Cliff Brown, who was employed as a claims manager for appellee, testified for appellee that when appellant's claim was reported, he had one of his employees examine the trailer to check the handle. He testified that he obtained a report from the employee regarding his assessment of the handle and whether it would swing freely. Appellant objected, arguing that the report had not been provided to appellant. The ALJ overruled the objection, and Brown testified that the report indicated that there was no movement from the handle and that everything performed normally. Further, Brown testified that he was familiar with the handles on the trailers. He stated that the "dolly stands" or "landing gears" are two independent operating systems with a crank that hooks with the shaft and cranks the stands up and down, with the weight on the stands. He further stated that, once released, unless there is pressure causing it to snap back, there is no reason for movement unless the gear malfunctions. He testified that if it swung freely, it would settle to the ground, which would be a malfunction of the system. He further testified that the crank system "locks into position wherever you stop at because [of] the strength and weight of the gear," with only a small amount of slack, allowing it to roll back a gear, but that there would be no spinning. He further testified that what appellant described could not have happened that way.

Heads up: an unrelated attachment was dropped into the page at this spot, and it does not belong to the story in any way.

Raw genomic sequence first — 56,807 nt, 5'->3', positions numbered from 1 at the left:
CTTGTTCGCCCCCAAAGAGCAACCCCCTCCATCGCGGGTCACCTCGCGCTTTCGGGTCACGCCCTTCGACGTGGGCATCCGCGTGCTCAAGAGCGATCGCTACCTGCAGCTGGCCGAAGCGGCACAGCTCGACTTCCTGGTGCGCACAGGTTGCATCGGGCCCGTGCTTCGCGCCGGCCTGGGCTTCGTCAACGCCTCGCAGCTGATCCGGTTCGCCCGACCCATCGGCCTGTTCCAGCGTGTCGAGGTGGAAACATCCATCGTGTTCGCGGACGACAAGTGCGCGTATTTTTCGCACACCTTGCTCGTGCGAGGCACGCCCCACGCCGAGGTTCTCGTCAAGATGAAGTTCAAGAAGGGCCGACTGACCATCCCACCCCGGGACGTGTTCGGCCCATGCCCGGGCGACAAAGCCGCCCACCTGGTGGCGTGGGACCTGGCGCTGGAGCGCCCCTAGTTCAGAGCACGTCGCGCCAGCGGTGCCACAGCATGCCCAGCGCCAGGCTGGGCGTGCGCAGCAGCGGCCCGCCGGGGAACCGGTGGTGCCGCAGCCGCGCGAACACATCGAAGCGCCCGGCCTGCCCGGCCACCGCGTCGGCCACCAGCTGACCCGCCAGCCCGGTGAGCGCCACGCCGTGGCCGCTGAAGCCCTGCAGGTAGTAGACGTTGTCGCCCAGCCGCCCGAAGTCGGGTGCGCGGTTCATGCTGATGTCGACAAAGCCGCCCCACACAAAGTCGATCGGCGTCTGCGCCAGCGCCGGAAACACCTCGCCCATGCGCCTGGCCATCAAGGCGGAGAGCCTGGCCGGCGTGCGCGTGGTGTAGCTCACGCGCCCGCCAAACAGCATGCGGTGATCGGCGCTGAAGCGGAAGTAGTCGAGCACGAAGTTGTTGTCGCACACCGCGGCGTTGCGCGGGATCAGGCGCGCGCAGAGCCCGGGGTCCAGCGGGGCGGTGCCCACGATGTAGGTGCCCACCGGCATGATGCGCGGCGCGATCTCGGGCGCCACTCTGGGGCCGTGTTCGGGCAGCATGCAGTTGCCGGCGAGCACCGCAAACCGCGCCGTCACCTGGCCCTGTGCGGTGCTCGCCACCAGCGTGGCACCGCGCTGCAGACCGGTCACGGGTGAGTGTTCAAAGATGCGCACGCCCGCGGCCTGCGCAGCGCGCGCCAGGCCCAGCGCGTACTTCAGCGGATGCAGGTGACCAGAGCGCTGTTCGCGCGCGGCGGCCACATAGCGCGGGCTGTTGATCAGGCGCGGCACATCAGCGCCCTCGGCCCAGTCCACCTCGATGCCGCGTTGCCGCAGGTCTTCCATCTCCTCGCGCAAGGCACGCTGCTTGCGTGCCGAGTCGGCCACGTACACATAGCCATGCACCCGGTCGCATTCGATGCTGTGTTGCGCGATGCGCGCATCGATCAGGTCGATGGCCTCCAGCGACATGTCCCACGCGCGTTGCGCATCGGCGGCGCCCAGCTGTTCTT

Medical records were also submitted into evidence. The typewritten information on the emergency-department record of September 21, 2002, at 6:50 p.m., indicated that appellant's chief complaint was hemoptysis1 and right groin swelling. The record provided that appellant was sick to his stomach and that he coughed and spit up some blood. The record also indicated that at 8:00 p.m., appellant's "groin hurts when he coughs." He was taken for an x-ray at 8:10 p.m. The emergency physician's record showed that he was seen at 8:20 p.m., and his chief complaint was right groin pain that started when he lifted "a jack on his truck."2